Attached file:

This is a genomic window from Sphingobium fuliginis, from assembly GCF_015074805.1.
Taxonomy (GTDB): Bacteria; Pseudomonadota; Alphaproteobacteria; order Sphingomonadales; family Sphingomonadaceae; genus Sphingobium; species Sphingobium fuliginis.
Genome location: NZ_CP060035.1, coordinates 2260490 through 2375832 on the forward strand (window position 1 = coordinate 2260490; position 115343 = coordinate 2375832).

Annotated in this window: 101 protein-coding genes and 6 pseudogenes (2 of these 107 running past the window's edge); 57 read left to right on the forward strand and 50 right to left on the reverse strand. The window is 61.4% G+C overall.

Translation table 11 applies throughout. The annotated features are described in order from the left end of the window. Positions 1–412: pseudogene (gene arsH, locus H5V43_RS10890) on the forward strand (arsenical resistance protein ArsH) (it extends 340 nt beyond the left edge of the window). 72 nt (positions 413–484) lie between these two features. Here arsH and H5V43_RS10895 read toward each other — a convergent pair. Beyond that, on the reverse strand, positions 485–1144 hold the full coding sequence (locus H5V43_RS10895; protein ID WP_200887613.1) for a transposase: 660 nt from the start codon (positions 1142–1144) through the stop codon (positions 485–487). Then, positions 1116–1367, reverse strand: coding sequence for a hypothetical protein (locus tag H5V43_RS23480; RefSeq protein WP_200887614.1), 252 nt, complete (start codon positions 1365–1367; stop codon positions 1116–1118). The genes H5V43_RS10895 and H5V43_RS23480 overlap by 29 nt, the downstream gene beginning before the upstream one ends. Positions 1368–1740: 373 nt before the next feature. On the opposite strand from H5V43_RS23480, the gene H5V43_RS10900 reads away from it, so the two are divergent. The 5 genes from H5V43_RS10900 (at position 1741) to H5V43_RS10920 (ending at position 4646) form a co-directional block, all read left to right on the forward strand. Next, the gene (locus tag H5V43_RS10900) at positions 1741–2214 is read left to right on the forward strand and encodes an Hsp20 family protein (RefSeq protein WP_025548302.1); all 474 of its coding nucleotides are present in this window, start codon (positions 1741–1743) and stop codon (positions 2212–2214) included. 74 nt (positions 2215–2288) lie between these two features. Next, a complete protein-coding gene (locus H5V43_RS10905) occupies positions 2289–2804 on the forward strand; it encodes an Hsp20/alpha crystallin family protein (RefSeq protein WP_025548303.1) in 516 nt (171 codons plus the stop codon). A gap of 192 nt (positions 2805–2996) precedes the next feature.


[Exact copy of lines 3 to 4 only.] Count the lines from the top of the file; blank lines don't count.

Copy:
Genome location: NZ_CP060035.1, coordinates 2260490 through 2375832 on the forward strand (window position 1 = coordinate 2260490; position 115343 = coordinate 2375832).

Annotated in this window: 101 protein-coding genes and 6 pseudogenes (2 of these 107 running past the window's edge); 57 read left to right on the forward strand and 50 right to left on the reverse strand. The window is 61.4% G+C overall.